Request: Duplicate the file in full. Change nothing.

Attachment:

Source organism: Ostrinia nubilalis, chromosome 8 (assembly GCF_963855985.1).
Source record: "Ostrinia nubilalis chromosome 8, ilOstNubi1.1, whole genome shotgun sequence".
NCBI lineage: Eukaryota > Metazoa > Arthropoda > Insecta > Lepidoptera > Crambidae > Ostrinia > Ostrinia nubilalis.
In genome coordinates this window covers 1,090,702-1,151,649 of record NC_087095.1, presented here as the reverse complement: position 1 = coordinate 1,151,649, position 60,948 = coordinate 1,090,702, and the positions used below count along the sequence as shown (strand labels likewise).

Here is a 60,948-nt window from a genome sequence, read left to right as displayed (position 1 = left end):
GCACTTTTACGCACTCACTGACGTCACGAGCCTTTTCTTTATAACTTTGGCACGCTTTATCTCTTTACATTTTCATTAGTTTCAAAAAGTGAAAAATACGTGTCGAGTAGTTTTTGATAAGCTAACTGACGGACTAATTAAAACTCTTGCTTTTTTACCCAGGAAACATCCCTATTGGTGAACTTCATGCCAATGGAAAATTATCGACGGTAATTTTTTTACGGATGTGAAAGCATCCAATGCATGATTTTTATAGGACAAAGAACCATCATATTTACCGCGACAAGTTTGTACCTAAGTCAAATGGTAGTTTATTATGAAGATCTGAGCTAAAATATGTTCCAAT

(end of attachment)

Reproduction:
Source organism: Ostrinia nubilalis, chromosome 8 (assembly GCF_963855985.1).
Source record: "Ostrinia nubilalis chromosome 8, ilOstNubi1.1, whole genome shotgun sequence".
NCBI lineage: Eukaryota > Metazoa > Arthropoda > Insecta > Lepidoptera > Crambidae > Ostrinia > Ostrinia nubilalis.
In genome coordinates this window covers 1,090,702-1,151,649 of record NC_087095.1, presented here as the reverse complement: position 1 = coordinate 1,151,649, position 60,948 = coordinate 1,090,702, and the positions used below count along the sequence as shown (strand labels likewise).

Here is a 60,948-nt window from a genome sequence, read left to right as displayed (position 1 = left end):
GCACTTTTACGCACTCACTGACGTCACGAGCCTTTTCTTTATAACTTTGGCACGCTTTATCTCTTTACATTTTCATTAGTTTCAAAAAGTGAAAAATACGTGTCGAGTAGTTTTTGATAAGCTAACTGACGGACTAATTAAAACTCTTGCTTTTTTACCCAGGAAACATCCCTATTGGTGAACTTCATGCCAATGGAAAATTATCGACGGTAATTTTTTTACGGATGTGAAAGCATCCAATGCATGATTTTTATAGGACAAAGAACCATCATATTTACCGCGACAAGTTTGTACCTAAGTCAAATGGTAGTTTATTATGAAGATCTGAGCTAAAATATGTTCCAAT